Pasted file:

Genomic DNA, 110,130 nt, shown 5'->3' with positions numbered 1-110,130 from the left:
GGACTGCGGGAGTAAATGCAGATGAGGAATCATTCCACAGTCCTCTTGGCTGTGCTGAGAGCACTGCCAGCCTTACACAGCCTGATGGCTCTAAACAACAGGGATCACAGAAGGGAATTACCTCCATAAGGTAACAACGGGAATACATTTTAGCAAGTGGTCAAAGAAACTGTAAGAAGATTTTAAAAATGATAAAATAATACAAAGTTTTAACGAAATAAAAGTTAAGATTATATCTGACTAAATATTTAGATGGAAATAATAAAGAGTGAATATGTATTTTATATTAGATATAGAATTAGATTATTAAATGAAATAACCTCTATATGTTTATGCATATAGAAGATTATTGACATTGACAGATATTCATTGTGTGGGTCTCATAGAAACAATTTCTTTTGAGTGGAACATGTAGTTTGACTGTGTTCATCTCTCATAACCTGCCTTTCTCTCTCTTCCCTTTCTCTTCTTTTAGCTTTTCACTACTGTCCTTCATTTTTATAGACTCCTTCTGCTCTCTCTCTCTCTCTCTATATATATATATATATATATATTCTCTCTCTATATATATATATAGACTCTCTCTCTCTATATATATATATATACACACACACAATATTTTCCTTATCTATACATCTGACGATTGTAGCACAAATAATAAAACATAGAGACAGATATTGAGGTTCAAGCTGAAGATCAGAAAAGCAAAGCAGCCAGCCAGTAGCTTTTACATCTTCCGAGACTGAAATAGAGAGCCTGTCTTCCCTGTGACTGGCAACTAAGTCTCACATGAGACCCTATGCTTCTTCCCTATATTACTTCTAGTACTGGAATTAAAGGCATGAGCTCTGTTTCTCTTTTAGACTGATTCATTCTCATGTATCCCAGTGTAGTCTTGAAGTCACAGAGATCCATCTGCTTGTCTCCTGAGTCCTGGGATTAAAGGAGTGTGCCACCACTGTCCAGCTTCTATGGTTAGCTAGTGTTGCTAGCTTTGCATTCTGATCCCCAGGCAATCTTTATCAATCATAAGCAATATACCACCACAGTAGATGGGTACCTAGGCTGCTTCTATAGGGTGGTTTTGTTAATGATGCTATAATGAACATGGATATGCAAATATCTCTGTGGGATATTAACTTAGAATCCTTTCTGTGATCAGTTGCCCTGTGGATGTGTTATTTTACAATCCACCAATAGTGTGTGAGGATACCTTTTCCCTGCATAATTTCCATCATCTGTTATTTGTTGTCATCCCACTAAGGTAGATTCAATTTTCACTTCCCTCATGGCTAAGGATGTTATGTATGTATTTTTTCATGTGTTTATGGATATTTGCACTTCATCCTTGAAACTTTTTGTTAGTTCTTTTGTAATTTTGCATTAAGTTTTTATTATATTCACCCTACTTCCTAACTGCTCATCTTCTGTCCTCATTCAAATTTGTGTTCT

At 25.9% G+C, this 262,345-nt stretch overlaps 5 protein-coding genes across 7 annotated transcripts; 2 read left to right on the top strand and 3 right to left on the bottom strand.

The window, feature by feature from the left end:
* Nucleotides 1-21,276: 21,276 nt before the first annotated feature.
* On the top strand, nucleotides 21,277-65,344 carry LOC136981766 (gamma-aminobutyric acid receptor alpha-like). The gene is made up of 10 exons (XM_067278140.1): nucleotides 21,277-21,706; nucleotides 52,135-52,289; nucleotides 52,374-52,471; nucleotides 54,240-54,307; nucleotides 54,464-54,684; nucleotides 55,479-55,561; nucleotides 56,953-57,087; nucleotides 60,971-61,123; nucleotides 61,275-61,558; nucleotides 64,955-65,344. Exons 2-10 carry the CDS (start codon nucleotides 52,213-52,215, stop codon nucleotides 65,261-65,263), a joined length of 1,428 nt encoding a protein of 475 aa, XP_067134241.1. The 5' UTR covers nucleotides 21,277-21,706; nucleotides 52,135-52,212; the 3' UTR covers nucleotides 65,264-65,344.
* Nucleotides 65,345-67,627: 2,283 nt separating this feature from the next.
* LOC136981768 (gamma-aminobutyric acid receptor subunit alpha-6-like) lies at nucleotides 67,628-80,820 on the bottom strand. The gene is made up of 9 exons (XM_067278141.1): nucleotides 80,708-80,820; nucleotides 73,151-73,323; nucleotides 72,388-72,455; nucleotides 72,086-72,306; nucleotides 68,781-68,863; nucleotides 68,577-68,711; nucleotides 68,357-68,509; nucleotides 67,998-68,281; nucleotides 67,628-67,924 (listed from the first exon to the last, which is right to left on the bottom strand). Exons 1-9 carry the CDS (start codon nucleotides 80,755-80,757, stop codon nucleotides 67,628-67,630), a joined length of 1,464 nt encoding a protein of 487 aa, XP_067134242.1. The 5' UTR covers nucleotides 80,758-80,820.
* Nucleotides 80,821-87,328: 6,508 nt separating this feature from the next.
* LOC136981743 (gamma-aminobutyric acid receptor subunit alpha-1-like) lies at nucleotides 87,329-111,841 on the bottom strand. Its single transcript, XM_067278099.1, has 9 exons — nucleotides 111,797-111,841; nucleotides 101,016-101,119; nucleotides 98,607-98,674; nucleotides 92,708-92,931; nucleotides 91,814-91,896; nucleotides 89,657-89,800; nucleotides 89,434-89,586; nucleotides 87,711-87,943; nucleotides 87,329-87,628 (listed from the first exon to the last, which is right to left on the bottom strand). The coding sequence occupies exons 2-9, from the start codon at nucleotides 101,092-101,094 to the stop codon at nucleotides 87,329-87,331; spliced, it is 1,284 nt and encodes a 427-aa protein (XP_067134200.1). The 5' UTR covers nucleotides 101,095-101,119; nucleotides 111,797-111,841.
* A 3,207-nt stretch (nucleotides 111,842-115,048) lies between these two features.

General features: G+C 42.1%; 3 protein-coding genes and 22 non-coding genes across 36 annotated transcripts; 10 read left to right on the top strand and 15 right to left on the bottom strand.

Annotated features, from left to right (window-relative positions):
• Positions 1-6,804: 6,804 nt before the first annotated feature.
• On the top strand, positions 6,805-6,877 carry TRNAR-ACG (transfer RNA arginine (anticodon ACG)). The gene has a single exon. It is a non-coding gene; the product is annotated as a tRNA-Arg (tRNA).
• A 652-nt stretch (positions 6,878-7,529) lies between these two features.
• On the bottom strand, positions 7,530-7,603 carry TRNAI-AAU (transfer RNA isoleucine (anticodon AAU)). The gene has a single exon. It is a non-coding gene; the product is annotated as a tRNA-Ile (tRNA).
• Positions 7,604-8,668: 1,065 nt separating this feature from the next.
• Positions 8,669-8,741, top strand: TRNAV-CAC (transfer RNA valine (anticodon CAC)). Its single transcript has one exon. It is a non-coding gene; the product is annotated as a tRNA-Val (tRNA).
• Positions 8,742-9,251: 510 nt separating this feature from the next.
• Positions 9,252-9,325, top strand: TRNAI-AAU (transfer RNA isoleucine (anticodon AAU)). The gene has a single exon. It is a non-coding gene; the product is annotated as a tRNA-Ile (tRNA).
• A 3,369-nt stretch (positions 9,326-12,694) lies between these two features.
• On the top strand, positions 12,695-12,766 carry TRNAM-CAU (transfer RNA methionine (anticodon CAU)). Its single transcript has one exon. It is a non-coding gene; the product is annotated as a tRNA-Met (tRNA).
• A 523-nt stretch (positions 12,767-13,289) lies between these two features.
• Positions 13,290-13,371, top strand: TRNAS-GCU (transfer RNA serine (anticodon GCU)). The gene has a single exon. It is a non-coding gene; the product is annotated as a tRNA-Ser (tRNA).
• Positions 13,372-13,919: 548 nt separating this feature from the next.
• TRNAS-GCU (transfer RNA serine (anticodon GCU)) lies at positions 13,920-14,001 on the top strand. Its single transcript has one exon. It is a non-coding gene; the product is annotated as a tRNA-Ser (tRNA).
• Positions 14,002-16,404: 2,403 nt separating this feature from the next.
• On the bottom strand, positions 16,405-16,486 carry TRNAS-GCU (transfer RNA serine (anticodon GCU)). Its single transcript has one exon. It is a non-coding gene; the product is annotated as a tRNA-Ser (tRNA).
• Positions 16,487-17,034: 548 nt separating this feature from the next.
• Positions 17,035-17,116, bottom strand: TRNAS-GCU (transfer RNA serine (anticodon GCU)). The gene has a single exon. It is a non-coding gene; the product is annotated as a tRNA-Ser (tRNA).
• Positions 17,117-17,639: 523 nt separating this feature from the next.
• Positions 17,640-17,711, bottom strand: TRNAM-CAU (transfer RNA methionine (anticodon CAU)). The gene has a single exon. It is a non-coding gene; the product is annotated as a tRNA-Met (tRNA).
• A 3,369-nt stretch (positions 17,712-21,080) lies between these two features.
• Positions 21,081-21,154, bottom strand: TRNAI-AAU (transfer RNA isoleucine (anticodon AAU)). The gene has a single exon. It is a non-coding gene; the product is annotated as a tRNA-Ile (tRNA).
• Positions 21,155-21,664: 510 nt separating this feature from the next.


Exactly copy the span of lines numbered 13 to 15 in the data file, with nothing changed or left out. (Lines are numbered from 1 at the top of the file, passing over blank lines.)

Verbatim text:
Annotated features, from left to right (window-relative positions):
• Positions 1-6,804: 6,804 nt before the first annotated feature.
• On the top strand, positions 6,805-6,877 carry TRNAR-ACG (transfer RNA arginine (anticodon ACG)). The gene has a single exon. It is a non-coding gene; the product is annotated as a tRNA-Arg (tRNA).